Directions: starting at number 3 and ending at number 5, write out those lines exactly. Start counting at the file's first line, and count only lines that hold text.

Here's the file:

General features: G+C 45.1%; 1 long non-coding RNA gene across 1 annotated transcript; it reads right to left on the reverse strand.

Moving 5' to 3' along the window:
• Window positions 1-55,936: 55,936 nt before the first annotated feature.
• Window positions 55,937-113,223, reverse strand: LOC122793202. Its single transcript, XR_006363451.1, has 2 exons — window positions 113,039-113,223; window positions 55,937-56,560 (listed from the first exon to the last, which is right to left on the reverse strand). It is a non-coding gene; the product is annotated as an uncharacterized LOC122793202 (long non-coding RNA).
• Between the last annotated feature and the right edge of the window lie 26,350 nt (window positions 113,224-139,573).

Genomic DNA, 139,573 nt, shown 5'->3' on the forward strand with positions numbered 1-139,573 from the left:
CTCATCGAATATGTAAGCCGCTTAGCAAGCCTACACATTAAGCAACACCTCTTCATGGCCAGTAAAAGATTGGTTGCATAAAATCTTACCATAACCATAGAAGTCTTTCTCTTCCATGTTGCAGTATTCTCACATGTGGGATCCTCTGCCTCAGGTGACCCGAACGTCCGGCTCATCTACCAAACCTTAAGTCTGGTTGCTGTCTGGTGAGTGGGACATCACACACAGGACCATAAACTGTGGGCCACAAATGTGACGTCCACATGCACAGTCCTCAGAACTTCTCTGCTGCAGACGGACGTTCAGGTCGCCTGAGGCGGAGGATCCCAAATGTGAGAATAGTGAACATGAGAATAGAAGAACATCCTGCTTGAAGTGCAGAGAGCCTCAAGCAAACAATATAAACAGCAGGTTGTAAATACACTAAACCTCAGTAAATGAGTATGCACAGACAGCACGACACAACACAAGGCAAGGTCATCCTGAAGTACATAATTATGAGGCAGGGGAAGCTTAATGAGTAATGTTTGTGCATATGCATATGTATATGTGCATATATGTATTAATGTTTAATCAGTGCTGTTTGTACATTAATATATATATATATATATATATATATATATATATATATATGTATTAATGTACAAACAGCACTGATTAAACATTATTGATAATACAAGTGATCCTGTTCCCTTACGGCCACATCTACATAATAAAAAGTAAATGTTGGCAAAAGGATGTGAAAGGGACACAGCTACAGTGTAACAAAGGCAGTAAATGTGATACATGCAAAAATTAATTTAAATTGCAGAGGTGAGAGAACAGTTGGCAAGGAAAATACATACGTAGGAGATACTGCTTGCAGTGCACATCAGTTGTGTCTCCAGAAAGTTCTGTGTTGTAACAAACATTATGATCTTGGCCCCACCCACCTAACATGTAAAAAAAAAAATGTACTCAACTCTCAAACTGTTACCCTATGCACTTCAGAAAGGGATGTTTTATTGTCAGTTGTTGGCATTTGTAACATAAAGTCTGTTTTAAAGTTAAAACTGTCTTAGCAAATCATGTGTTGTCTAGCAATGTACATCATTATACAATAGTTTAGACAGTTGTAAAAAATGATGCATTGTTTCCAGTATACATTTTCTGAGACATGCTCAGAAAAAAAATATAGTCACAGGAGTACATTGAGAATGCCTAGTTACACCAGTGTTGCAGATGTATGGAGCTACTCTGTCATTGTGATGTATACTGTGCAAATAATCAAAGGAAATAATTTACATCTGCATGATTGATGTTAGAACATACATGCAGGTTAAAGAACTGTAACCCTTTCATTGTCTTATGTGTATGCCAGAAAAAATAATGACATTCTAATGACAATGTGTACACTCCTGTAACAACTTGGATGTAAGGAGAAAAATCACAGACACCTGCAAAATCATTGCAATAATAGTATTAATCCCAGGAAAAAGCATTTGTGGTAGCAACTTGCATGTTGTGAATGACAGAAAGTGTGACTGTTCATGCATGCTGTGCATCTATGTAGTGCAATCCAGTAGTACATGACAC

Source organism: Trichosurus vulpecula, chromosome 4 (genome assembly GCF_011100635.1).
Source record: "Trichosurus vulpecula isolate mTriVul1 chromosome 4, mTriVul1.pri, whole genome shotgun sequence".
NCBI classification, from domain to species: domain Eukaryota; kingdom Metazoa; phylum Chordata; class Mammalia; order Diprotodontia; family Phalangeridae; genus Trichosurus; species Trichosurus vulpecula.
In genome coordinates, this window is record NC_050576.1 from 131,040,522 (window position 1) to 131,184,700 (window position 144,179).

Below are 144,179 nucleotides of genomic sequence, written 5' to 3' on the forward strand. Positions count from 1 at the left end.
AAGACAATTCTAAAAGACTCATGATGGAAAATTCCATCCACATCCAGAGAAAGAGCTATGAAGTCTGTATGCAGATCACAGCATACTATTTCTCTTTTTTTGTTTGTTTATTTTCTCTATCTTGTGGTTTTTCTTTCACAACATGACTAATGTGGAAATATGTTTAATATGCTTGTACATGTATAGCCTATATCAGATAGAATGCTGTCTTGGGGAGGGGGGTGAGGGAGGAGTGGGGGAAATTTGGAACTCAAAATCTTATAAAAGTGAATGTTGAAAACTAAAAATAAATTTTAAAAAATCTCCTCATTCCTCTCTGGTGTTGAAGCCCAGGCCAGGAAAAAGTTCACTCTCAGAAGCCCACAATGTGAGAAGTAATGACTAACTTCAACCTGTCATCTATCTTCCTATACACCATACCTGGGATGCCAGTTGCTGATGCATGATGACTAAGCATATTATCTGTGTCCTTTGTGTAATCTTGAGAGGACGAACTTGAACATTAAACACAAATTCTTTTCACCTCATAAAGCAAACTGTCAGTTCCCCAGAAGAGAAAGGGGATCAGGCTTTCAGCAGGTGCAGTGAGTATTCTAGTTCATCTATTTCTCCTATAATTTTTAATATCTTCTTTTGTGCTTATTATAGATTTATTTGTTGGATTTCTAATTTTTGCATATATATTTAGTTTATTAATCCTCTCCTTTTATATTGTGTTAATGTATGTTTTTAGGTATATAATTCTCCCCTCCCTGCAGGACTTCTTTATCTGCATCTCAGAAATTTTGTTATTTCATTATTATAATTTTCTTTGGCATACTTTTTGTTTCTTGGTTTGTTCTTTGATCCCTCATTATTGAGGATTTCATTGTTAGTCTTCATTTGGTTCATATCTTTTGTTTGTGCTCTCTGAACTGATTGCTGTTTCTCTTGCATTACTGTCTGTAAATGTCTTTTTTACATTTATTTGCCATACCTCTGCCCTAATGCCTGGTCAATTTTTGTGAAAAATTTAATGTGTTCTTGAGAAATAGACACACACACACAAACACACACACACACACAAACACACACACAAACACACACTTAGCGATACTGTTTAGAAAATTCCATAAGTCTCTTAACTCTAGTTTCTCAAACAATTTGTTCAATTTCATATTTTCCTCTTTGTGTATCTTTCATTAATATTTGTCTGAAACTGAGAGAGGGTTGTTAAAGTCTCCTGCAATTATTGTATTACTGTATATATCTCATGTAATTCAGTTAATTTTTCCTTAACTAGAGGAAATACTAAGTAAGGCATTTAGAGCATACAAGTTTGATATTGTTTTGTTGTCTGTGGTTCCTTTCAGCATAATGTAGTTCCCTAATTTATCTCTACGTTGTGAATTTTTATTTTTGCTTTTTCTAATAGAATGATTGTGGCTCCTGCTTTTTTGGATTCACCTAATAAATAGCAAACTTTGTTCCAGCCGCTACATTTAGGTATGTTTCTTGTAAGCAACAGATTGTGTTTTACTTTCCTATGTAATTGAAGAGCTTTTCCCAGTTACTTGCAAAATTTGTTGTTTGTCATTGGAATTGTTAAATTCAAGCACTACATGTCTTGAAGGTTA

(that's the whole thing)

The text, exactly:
• Window positions 1-55,936: 55,936 nt before the first annotated feature.
• Window positions 55,937-113,223, reverse strand: LOC122793202. Its single transcript, XR_006363451.1, has 2 exons — window positions 113,039-113,223; window positions 55,937-56,560 (listed from the first exon to the last, which is right to left on the reverse strand). It is a non-coding gene; the product is annotated as an uncharacterized LOC122793202 (long non-coding RNA).
• Between the last annotated feature and the right edge of the window lie 26,350 nt (window positions 113,224-139,573).